The U.S. International Trade
Commission has voted 4 to 2 to
direct the Treasury Department
to investigate charges that $7.5
billion worth of cars from eight
nations are being sold here cut
rate.

strong suspicions that there has
been a decline in academic abil-
ity in the last ten years. He at-
tributes this to a general wors-
ening of primary and secondary
education, partly due to less

The vote came as the trade! rigorous grading and a dimin-

no afterhours meetings, and commission, at Treasury's re- ishing emphasis on variations in
ther was no advance viewing quest, continued its probe into ability among students.
of the contract," Hanson added. whether the domestic industry
At the next general member- is being hurt by imported cars. ------- - -
ship meeting, set for Sept. 28, If Treasury finds that imports.
union members are scheduled to are being sold at cut rates and
vote on the negotiating team's if the trade commission finds'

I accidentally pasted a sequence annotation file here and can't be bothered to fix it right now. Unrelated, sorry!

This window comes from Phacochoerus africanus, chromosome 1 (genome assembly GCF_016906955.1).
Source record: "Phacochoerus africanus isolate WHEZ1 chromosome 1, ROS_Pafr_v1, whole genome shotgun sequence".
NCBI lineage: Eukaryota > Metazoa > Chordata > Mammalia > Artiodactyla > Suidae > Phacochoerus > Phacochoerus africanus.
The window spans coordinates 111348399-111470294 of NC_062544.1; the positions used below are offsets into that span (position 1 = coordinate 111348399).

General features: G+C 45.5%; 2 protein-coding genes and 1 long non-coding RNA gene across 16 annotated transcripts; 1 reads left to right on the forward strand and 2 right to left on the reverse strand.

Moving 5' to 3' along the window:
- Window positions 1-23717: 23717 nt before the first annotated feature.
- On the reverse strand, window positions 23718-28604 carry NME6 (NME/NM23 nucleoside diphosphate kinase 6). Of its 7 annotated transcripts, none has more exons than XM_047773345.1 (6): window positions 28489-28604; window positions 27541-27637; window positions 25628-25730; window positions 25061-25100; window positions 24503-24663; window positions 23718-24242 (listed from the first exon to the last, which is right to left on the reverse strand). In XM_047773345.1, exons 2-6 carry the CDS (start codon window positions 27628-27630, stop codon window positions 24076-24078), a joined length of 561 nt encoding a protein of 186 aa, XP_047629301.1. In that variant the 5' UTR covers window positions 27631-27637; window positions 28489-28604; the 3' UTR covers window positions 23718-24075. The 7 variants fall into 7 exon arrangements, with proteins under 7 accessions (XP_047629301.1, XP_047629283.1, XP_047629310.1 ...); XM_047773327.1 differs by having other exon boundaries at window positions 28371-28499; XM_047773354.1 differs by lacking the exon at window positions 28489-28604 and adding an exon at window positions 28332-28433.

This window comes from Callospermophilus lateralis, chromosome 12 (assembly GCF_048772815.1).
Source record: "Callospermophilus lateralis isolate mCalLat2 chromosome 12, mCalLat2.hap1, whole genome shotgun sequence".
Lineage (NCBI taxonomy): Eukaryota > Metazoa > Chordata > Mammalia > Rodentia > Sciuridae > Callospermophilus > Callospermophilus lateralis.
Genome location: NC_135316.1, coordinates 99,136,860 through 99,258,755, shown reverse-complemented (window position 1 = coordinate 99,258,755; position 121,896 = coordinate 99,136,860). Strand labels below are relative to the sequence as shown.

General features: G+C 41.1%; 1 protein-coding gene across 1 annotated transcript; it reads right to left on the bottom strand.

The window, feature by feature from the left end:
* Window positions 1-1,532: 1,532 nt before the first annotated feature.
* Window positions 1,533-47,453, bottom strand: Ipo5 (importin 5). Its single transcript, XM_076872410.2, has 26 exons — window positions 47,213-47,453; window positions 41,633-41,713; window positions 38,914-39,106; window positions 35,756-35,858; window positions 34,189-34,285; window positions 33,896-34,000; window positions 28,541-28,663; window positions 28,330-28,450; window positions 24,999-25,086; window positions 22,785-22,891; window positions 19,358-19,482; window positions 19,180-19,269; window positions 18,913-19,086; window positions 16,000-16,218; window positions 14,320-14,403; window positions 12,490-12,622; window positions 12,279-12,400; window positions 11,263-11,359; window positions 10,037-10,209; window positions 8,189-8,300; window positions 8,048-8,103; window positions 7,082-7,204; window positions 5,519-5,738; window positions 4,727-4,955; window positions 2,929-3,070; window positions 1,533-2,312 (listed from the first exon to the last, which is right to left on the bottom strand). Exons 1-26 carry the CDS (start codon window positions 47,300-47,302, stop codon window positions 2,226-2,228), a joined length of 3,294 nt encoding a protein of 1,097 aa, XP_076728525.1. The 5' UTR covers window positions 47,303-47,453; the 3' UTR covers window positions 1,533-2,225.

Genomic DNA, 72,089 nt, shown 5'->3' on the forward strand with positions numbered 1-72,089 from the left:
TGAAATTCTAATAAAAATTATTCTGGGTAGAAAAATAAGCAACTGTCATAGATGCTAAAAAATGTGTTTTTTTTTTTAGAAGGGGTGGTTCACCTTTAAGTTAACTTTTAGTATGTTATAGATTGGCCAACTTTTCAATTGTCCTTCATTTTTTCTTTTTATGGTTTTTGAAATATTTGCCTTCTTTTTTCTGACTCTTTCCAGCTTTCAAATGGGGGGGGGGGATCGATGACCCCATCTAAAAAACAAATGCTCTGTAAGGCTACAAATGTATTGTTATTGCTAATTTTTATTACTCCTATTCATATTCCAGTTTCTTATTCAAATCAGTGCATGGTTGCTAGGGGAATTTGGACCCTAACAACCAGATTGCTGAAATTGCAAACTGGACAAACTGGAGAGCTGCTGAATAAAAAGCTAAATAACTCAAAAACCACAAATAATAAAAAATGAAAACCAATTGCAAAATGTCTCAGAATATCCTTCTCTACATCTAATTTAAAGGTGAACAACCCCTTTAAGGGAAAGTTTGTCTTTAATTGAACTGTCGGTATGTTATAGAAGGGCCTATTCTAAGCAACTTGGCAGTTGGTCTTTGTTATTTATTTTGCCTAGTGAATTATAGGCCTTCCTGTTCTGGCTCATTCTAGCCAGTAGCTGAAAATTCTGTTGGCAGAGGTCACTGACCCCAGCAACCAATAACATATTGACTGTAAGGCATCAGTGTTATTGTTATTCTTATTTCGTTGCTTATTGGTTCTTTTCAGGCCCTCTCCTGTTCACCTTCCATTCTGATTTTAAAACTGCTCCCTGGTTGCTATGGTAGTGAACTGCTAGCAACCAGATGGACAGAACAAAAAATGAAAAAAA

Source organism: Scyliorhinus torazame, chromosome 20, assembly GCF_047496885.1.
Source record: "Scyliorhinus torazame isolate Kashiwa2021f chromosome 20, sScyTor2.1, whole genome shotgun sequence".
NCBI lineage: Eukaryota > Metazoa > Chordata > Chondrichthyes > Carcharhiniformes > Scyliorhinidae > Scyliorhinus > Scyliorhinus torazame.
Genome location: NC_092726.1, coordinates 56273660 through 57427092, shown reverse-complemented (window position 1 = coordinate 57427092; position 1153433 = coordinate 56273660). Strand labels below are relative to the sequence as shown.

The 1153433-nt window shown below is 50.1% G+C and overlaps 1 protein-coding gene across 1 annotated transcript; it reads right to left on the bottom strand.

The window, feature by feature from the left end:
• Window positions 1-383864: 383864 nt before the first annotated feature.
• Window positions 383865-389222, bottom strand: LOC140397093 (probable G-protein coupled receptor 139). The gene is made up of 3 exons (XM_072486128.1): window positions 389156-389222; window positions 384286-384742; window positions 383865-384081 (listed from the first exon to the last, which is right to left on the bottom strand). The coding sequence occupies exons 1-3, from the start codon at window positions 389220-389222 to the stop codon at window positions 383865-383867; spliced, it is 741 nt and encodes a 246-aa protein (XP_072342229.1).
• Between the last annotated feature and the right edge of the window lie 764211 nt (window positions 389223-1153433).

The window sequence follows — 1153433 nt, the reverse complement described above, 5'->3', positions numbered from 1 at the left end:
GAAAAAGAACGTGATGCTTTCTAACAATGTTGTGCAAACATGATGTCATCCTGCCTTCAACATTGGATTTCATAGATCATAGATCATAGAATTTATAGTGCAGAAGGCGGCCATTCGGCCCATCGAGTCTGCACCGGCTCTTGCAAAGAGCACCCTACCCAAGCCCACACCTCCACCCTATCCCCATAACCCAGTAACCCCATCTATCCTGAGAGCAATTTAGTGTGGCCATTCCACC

pre-drafted set of bylaws. that the practice is detrimental
to the domestic industry, duties
HOWEVER, CDU hopes that a would be levied against the im-
new committee to draft the by- ports to equalize prices.
laws can be elected instead, if The drive for investigation;
enough members support such was spearheaded primarily by
an effort, the United Auto Workers Union,
which says that 27,500 U.S.'
"The membership is the high- workers have been thrown out1
est authority," s a i d Gould. of work because imported cars{
"These people if they wasn't to are being sold at cut rates.
represent themselves, they've The auto industry through the
got to be there on the 28th." Motor Vehicle Manufacturers'/g
Jones countered the assump- Association has declined to take of E Ho
tion, asserting that to elect a a stand on the issue.
?bylaw committee at another gen- iThe nations involved are Bel-,
bgium, Canada, France, Italy, --- -
. Japan, Sweden, the United ~-
Kingdom and West Germany. "If anything
Daily Official BuThe European Common Mar-
kice a Be tin et has threatenedaretaliation't
i f the Unitied States actually im- j to me I want Y

Oil control
bill passed
(Continued from Page 1)
would not go into law without
Senate passage and a presiden-
tial signature, is retroactive to
Sept. 1. The oil price control
law expired on that date, but
the petroleum companies have
not significantly raised their
prices because they are waiting
for the outcome of the energy
battle between Ford and the
Congress.
Rep. Clarence Brown of Ohio,
ranking GOP member of the en-
ergy subcommittee, said when
the House resumes considera-
tion of the main energy bill,